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Key Concepts of Mishlei 17-05 (Empathy)
You reveal a lot about yourself by the way you react to the misfortune of another person. For example, you might identify with him, thinking that what has happened to him could just as easily have happened to you. After all, what has happened to him is clearly the will of Hashem.
But what if your instinct is to distinguish yourself from the unfortunate individual? You might think that he has only himself to blame. You might think, “I would never let such a thing happen to me because I am smarter than he is and I am more energetic than he is.”
That kind of thinking is the mark of a selfish, conceited person. It is not a good attitude to have. But what is even worse is the attitude of someone who speaks dispargingly of the unfortunate individual or laughs at him. By behaving that way he is revealing his own insecurity. He is so afraid that he could also be a victim of misfortune that he tries to put the other person in a different category whereby he deserves what has happened to him.
If a a person allows such a bad attitude to affect his behavior he is committing a grave sin because he is showing disrespect to Hashem. He is implying that the fate of a person is not in the hands of the Creator and that someone who has enough intelligence and who is ready to work hard can control his own destiny regardless of the will of Hashem.
(ה) לֹעֵג לָרָשׁ חֵרֵף עֹשֵׂהוּ שָׂמֵחַ לְאֵיד לֹא יִנָּקֶה:
He who scorns a poor man offends his Maker; he who is happy over [another man’s] misfortune will not go unpunished.
This proverb compares the person whose bad attitude affects behavior with the one who keeps his sinful thoughts to himself. In the first part of the proverb, we see that the act of openly scorning a poor man is a clear offense to the Creator beside the fact that he is committing an act of cruelty to an unfortunate human being.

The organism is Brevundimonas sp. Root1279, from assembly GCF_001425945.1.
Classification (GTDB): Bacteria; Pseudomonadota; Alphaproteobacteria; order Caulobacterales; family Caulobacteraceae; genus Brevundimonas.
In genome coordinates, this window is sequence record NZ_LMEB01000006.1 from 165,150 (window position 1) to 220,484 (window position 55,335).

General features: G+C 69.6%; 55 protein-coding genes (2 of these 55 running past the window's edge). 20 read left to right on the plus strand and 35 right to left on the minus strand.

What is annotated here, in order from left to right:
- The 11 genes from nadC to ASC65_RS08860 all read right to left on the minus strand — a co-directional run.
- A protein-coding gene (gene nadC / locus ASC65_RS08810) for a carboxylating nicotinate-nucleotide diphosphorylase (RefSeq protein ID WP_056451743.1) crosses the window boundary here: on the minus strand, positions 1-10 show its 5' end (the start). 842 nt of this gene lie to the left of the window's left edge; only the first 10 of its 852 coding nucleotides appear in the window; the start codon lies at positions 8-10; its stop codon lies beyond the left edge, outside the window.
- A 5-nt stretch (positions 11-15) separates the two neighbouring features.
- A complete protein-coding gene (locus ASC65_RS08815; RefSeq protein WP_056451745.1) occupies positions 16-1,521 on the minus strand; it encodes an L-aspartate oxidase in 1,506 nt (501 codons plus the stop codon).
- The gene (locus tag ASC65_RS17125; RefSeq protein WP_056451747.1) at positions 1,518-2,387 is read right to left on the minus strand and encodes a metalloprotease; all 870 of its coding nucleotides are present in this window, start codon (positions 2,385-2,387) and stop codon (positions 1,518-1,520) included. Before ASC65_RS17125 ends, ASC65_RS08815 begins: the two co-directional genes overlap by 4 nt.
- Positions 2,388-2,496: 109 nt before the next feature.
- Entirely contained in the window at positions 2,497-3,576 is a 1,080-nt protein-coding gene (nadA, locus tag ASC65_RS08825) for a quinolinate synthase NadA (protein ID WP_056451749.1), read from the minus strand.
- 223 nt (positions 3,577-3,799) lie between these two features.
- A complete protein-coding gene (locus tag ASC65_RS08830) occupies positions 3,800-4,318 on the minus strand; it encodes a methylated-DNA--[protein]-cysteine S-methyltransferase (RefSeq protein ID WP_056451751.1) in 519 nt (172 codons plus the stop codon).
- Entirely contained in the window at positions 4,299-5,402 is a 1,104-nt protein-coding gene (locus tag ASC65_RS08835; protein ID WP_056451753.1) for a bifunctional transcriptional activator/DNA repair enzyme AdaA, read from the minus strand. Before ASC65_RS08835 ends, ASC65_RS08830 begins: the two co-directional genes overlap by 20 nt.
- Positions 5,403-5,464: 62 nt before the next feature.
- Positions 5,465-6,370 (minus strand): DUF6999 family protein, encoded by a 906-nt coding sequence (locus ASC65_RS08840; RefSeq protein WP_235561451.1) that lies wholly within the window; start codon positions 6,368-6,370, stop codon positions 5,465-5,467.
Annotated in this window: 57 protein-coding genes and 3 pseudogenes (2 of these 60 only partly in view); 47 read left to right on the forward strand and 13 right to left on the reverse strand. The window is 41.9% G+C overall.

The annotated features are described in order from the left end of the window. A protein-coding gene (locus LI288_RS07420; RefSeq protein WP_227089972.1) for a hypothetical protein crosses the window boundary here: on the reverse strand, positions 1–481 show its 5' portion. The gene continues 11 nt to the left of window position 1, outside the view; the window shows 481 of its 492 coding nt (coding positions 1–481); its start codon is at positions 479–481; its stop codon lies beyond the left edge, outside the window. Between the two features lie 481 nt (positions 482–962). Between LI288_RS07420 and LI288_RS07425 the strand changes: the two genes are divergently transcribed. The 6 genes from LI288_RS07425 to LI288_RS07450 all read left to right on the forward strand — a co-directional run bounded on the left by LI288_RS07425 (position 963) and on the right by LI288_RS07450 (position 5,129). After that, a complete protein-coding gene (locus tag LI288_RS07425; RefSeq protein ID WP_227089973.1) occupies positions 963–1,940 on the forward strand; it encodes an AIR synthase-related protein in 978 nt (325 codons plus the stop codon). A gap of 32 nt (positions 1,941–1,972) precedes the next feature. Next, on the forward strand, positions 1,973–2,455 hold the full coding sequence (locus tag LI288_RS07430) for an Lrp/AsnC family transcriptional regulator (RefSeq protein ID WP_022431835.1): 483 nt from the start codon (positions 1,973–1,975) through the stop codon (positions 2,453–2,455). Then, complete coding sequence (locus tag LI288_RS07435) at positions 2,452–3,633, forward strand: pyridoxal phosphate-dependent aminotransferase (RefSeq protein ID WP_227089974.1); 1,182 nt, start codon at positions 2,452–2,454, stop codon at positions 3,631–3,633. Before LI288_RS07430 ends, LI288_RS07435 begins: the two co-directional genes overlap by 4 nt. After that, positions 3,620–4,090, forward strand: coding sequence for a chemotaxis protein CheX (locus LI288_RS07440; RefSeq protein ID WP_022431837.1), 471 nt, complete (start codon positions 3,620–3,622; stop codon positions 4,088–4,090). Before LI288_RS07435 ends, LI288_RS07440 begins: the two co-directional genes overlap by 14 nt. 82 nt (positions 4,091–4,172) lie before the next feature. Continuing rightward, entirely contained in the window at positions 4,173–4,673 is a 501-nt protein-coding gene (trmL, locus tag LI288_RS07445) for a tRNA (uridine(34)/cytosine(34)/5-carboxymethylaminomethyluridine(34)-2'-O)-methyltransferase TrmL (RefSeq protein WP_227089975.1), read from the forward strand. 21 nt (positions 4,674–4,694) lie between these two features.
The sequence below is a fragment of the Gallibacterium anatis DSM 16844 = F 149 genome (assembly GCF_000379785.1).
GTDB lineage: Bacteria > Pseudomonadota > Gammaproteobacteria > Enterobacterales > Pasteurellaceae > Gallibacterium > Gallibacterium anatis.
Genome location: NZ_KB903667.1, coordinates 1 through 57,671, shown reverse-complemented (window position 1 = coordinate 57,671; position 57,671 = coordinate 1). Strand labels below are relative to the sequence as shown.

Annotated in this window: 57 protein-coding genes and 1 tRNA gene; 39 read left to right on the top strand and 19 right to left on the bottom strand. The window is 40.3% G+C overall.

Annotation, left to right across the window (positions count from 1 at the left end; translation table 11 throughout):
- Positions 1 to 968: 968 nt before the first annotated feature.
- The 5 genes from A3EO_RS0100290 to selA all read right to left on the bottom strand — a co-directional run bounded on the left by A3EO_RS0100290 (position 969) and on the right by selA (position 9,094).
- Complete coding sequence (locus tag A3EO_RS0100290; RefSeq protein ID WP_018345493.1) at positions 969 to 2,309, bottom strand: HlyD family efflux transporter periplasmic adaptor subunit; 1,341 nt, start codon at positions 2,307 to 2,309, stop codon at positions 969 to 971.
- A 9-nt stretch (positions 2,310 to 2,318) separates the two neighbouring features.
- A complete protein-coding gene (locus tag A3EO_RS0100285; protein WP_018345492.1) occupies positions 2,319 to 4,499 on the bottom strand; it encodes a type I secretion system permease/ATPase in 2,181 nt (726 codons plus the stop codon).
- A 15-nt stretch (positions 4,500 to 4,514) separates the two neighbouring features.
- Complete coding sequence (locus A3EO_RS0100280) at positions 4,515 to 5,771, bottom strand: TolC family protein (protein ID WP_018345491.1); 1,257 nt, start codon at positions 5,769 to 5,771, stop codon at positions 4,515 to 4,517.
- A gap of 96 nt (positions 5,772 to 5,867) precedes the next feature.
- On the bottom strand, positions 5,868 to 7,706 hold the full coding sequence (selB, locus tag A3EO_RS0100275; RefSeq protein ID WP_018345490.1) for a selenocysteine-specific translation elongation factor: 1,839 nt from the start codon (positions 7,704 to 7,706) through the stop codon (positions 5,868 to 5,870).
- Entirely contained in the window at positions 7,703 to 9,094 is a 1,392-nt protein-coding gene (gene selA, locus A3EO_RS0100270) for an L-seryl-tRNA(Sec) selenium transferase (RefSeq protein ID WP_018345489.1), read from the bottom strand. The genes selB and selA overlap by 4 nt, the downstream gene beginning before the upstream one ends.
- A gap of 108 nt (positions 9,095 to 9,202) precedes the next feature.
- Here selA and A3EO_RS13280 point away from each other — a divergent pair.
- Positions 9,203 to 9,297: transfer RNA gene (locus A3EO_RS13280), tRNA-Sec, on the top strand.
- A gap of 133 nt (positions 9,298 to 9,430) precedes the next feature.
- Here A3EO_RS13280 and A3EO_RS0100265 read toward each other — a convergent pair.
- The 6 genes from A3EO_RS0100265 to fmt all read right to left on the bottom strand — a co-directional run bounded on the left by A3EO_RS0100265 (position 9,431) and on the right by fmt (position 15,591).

The second part of the proverb addresses the person who keeps his thoughts to himself. He is not acting cruelly to another human being but he forgets that Hashem knows his thoughts. And so he should not expect to get away with his disrespectful attitude even though he has not put it into words. This is an issue that was addressed by Mishlei in segment 17-03 (Privacy).
He can compound the offense by actually taking pleasure in someone else’s misfortune. He is so relieved that he himself is not a victim to the misfortune that he is pleased upon hearing the bad news.
Mishlei previously presented a related concept: עֹשֵׁק דָּל חֵרֵף עֹשֵׂהוּ , “One who exploits the poor man offends his Maker” (14-31). This is because the wealth of the rich was given to them partly in order to help the poor, and if the rich neglect this duty, they are effectively questioning the justice and wisdom of Creation.
(ה) לֹעֵג לָרָשׁ חֵרֵף עֹשֵׂהוּ
שָׂמֵחַ לְאֵיד לֹא יִנָּקֶה:
He who scorns a poor man — לֹעֵג לָרָשׁ causes suffering to that individual and offends Hashem his Maker — חֵרֵף עֹשֵׂהוּ . He who is happy over another man’s misfortune — שָׂמֵחַ לְאֵיד will not go unpunished — לֹא יִנָּקֶה even though he does not put his thoughts into words.
(1) By mocking a poor person, he is actually criticizing Hashem for making that person poor. ( רלב”ג )
(2) By mocking a poor person, one demonstrates his conceited belief that he can mistreat him without fear of retribution. ( חבל נחלה )
(3) When a person takes joy in the misfortune of another, he demonstrates that he is not afraid that such a fate might befall him. ( מאירי )
(4) A person who takes joy in the misfortune of another is acting as though Hashem is his personal agent to punish the other person. He could also be indirectly exacting vengeance for an insult that he himself suffered, and this too is a sin. ( שבט מיהודה )
(5) The misfortune of another person could be financial, but it could also be a health issue. It could also be a reference to Torah knowledge. A person should not ridicule anyone who has forgotten his learning. ( הגר”א )